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#27 Posted on 19.8.04 1143.28
Reposted on: 19.8.11 1144.29
I'm pretty sure that the "mark of the beast" mentioned in Revelation is the VeriChip they're currently developing.

I'll post some links later, but it's already been mentioned in many corporate media outlets as being in the trial phase of development, and recently the word is that it might be introduced into the U.S. as a tracking device used for patients in hospitals. (sound a little fishy? talk about your slippery slope!)

One day it's intended that you won't be able to make any financial transaction or gain access to any public building without swiping your subcutaneous VeriChip through a scanner. It fits conveniently under your skin and you have the option of having it implanted either in your forehead or your wrist! Wow!

What a brave new world we inhabit.......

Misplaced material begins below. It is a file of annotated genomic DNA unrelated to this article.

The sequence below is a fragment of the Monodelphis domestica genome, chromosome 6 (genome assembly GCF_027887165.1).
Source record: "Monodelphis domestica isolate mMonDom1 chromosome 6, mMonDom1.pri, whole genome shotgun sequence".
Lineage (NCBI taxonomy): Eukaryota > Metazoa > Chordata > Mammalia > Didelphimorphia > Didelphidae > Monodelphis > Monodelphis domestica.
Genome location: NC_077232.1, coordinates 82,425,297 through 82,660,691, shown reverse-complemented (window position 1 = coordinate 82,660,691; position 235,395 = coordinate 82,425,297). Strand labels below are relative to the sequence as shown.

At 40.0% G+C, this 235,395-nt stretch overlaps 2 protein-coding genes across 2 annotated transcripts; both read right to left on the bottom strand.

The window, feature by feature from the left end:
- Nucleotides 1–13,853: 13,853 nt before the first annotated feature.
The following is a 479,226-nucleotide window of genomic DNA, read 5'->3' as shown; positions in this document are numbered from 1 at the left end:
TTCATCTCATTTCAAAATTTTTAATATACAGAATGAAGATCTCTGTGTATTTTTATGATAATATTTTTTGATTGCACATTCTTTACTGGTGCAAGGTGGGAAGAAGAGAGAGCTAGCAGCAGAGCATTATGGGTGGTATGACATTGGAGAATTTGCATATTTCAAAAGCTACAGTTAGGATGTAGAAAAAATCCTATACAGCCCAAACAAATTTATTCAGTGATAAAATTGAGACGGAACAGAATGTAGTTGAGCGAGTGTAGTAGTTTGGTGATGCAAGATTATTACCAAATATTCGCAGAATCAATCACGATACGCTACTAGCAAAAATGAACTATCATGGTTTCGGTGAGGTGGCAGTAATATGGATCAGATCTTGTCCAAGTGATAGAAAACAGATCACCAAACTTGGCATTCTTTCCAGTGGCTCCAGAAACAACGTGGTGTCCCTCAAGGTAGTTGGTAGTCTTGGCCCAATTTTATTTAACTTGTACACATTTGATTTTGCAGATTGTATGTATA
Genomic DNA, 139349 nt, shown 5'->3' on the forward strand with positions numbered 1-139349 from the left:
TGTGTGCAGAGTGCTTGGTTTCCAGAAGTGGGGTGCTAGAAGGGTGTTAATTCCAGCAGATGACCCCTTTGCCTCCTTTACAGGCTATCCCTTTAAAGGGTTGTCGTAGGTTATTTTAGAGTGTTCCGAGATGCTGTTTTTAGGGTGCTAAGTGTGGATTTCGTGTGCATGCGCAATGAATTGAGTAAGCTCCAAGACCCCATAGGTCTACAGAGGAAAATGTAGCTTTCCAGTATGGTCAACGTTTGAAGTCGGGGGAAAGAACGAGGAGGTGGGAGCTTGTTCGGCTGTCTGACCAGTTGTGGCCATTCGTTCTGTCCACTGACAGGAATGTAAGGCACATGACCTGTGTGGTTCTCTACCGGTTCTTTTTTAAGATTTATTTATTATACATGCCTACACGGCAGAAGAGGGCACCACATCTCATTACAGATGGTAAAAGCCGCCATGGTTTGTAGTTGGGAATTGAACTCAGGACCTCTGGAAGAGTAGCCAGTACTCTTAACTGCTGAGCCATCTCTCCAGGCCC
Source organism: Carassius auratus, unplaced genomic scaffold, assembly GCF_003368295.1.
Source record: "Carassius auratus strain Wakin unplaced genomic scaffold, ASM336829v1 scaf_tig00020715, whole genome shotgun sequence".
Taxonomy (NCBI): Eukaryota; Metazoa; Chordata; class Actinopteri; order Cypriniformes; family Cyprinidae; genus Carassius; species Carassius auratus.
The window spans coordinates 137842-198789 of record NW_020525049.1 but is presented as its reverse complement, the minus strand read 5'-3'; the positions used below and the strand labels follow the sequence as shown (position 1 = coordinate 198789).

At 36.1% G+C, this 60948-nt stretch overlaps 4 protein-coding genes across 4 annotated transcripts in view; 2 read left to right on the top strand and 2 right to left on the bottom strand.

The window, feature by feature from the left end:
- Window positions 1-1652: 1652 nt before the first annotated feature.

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#28 Posted on 19.8.04 1159.27
Reposted on: 19.8.11 1200.40
    Originally posted by Malarky
    I'm pretty sure that the "mark of the beast" mentioned in Revelation is the VeriChip they're currently developing.

    I'll post some links later, but it's already been mentioned in many corporate media outlets as being in the trial phase of development, and recently the word is that it might be introduced into the U.S. as a tracking device used for patients in hospitals. (sound a little fishy? talk about your slippery slope!)